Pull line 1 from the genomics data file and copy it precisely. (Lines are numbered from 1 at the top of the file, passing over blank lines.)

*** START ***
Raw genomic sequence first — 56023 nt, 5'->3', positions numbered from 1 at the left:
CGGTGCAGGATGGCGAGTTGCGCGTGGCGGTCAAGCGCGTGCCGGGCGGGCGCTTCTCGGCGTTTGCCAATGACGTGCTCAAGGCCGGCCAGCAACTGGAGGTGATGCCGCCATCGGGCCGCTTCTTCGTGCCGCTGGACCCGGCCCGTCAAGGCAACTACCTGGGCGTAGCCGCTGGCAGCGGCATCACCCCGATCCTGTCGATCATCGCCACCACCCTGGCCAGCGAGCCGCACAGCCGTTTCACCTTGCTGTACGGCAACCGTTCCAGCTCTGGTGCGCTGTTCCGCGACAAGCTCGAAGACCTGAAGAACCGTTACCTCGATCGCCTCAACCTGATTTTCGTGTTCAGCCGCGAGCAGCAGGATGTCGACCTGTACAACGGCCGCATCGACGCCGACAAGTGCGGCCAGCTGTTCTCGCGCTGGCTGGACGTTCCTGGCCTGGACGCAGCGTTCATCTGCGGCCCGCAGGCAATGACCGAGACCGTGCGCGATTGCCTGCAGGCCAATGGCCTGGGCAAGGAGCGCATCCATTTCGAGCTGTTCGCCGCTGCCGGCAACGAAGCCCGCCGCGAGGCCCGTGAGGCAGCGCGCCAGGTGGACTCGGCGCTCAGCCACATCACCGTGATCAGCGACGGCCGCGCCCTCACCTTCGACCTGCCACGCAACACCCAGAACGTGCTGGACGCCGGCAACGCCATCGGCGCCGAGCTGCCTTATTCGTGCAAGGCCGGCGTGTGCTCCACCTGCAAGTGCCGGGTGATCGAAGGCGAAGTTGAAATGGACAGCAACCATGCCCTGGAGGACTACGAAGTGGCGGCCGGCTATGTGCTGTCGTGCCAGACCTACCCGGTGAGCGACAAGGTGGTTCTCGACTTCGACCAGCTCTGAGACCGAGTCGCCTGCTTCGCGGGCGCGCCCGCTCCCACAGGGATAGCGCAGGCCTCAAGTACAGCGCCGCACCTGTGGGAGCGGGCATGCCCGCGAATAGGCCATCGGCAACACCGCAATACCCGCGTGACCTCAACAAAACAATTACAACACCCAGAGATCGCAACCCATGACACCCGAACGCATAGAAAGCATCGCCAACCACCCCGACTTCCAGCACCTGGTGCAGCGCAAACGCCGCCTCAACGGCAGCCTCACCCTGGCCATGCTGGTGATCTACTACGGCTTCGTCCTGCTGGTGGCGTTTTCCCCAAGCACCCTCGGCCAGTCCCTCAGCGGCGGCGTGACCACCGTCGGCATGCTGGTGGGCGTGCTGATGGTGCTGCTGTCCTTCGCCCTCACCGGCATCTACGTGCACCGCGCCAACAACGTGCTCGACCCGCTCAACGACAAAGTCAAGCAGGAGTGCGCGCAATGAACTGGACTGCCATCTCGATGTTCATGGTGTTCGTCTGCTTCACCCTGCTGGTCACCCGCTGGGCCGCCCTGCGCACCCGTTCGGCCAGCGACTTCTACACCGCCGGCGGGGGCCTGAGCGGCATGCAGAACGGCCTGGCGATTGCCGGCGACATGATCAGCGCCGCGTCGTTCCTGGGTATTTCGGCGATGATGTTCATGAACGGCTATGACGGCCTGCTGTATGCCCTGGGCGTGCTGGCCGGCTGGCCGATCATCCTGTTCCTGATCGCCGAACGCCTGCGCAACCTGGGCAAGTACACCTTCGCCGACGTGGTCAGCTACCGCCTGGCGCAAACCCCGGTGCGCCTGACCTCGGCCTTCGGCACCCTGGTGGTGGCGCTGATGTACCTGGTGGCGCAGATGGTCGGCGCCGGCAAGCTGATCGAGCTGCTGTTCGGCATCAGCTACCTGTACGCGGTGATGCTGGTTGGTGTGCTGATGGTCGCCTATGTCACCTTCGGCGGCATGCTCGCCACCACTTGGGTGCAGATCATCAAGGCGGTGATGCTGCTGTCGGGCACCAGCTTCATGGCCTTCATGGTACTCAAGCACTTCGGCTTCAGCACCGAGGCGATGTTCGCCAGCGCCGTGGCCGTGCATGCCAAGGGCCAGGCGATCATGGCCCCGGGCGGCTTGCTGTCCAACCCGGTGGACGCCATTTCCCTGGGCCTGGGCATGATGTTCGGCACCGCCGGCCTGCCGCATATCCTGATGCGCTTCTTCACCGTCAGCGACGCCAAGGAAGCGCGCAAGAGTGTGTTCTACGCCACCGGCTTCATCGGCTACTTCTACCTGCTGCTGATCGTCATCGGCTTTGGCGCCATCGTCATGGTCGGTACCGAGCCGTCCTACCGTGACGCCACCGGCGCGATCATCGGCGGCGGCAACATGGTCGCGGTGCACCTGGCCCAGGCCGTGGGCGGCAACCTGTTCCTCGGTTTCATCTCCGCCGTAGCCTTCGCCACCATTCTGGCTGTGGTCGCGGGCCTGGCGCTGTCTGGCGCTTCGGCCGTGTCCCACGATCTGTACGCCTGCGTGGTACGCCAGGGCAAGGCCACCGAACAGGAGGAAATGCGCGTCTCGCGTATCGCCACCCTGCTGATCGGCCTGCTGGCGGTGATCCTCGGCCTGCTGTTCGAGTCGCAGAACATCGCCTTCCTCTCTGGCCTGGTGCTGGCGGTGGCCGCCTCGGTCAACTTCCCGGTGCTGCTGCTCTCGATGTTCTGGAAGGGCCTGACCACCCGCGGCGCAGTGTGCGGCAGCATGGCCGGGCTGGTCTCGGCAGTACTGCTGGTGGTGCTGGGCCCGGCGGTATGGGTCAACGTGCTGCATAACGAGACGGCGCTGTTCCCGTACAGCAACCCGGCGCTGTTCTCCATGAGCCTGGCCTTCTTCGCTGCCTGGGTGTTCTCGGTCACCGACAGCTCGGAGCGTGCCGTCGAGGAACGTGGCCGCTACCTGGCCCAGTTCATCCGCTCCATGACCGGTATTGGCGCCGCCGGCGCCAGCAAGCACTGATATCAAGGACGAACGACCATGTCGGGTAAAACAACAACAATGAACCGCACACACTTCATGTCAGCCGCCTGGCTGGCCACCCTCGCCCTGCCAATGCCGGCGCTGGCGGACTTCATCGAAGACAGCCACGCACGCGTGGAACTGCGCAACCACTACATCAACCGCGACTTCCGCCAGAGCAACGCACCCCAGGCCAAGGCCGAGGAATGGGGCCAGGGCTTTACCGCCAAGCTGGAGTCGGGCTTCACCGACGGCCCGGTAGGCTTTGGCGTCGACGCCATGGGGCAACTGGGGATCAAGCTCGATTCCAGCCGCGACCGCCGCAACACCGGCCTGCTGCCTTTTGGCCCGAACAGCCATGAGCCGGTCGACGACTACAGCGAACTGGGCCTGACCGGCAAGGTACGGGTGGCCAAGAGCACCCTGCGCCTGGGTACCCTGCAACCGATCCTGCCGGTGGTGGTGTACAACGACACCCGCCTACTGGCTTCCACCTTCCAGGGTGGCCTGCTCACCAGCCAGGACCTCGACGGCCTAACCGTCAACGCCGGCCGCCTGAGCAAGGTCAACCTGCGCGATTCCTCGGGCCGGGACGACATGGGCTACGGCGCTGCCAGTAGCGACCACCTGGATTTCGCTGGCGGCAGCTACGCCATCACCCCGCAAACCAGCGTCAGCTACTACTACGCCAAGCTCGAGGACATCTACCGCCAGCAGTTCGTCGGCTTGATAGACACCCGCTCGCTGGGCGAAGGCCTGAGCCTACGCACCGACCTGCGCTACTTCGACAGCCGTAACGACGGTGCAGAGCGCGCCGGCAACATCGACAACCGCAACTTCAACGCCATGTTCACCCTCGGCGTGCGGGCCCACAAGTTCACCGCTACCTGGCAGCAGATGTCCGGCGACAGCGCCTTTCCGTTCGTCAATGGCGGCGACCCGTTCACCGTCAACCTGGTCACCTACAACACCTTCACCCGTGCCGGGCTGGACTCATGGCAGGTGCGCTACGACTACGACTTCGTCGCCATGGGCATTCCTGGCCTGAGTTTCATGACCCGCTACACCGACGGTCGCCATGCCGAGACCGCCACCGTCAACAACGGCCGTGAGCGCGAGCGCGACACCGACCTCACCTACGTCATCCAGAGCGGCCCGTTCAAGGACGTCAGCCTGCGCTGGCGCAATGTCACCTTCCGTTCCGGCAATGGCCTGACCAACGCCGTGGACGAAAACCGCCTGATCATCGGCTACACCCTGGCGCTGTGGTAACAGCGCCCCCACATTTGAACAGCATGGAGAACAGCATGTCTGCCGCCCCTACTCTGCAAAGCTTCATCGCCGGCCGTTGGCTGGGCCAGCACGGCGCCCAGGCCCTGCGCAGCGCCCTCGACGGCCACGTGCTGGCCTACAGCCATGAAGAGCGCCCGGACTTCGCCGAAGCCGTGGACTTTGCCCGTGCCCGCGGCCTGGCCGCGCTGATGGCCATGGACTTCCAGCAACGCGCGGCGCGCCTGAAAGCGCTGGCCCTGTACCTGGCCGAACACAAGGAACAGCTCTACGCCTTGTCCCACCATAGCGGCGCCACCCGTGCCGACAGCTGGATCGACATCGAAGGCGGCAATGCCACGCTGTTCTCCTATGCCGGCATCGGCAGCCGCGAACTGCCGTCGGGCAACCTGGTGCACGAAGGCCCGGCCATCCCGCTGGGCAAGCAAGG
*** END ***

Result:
Raw genomic sequence first — 56023 nt, 5'->3', positions numbered from 1 at the left: